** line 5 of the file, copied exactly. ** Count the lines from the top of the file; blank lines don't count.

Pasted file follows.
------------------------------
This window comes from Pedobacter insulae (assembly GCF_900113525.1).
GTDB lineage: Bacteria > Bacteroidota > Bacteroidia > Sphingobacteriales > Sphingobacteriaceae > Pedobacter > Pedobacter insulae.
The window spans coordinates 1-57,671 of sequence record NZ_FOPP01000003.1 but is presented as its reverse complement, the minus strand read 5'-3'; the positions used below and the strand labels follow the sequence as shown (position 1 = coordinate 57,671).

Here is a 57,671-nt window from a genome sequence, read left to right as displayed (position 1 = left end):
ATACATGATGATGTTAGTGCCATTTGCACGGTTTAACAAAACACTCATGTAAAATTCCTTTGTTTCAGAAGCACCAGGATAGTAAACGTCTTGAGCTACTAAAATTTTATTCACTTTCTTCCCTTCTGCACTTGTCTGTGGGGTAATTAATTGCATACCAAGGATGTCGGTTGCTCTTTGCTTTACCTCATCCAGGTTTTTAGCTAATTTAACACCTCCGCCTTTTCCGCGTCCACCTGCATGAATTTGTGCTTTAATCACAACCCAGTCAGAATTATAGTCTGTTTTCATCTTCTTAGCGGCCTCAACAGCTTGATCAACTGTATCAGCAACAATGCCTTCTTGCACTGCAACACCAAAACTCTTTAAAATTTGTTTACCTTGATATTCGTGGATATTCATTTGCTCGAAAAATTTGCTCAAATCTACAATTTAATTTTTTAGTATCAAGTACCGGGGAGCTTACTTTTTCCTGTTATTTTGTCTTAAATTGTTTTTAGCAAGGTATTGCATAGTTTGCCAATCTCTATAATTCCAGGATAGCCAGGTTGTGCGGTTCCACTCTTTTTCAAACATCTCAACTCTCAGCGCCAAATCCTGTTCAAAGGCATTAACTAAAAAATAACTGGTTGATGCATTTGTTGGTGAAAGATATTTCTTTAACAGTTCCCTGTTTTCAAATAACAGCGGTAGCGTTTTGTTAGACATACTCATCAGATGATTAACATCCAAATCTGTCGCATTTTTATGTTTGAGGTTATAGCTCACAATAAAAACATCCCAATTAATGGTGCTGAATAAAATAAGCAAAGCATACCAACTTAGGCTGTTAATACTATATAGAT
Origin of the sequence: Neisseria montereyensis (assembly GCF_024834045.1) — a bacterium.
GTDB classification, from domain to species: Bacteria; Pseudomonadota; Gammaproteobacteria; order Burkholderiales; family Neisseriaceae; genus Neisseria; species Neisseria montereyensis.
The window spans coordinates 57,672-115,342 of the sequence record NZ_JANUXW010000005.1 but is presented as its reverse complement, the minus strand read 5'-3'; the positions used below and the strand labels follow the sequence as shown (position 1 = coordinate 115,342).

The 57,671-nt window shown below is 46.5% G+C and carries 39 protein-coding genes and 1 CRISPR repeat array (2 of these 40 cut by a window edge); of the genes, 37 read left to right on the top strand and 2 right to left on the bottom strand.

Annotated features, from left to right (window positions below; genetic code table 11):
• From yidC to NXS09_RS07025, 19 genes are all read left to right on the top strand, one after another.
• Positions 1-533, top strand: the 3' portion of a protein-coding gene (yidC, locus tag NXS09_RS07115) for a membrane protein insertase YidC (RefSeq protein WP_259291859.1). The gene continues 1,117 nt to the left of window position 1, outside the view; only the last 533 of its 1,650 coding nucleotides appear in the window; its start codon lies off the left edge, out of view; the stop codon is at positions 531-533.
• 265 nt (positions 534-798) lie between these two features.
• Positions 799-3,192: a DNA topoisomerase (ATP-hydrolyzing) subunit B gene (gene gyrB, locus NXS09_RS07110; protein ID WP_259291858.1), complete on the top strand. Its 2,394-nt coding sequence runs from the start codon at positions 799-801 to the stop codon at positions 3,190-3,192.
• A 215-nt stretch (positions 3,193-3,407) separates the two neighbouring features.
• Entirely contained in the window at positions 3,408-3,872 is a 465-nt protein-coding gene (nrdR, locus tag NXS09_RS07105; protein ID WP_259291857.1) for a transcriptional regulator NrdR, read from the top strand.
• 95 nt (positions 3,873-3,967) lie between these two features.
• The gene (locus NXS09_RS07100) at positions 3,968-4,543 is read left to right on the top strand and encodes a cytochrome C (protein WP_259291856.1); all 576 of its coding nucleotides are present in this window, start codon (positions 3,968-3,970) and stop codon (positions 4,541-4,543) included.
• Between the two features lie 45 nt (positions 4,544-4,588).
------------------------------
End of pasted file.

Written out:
ATACATGATGATGTTAGTGCCATTTGCACGGTTTAACAAAACACTCATGTAAAATTCCTTTGTTTCAGAAGCACCAGGATAGTAAACGTCTTGAGCTACTAAAATTTTATTCACTTTCTTCCCTTCTGCACTTGTCTGTGGGGTAATTAATTGCATACCAAGGATGTCGGTTGCTCTTTGCTTTACCTCATCCAGGTTTTTAGCTAATTTAACACCTCCGCCTTTTCCGCGTCCACCTGCATGAATTTGTGCTTTAATCACAACCCAGTCAGAATTATAGTCTGTTTTCATCTTCTTAGCGGCCTCAACAGCTTGATCAACTGTATCAGCAACAATGCCTTCTTGCACTGCAACACCAAAACTCTTTAAAATTTGTTTACCTTGATATTCGTGGATATTCATTTGCTCGAAAAATTTGCTCAAATCTACAATTTAATTTTTTAGTATCAAGTACCGGGGAGCTTACTTTTTCCTGTTATTTTGTCTTAAATTGTTTTTAGCAAGGTATTGCATAGTTTGCCAATCTCTATAATTCCAGGATAGCCAGGTTGTGCGGTTCCACTCTTTTTCAAACATCTCAACTCTCAGCGCCAAATCCTGTTCAAAGGCATTAACTAAAAAATAACTGGTTGATGCATTTGTTGGTGAAAGATATTTCTTTAACAGTTCCCTGTTTTCAAATAACAGCGGTAGCGTTTTGTTAGACATACTCATCAGATGATTAACATCCAAATCTGTCGCATTTTTATGTTTGAGGTTATAGCTCACAATAAAAACATCCCAATTAATGGTGCTGAATAAAATAAGCAAAGCATACCAACTTAGGCTGTTAATACTATATAGAT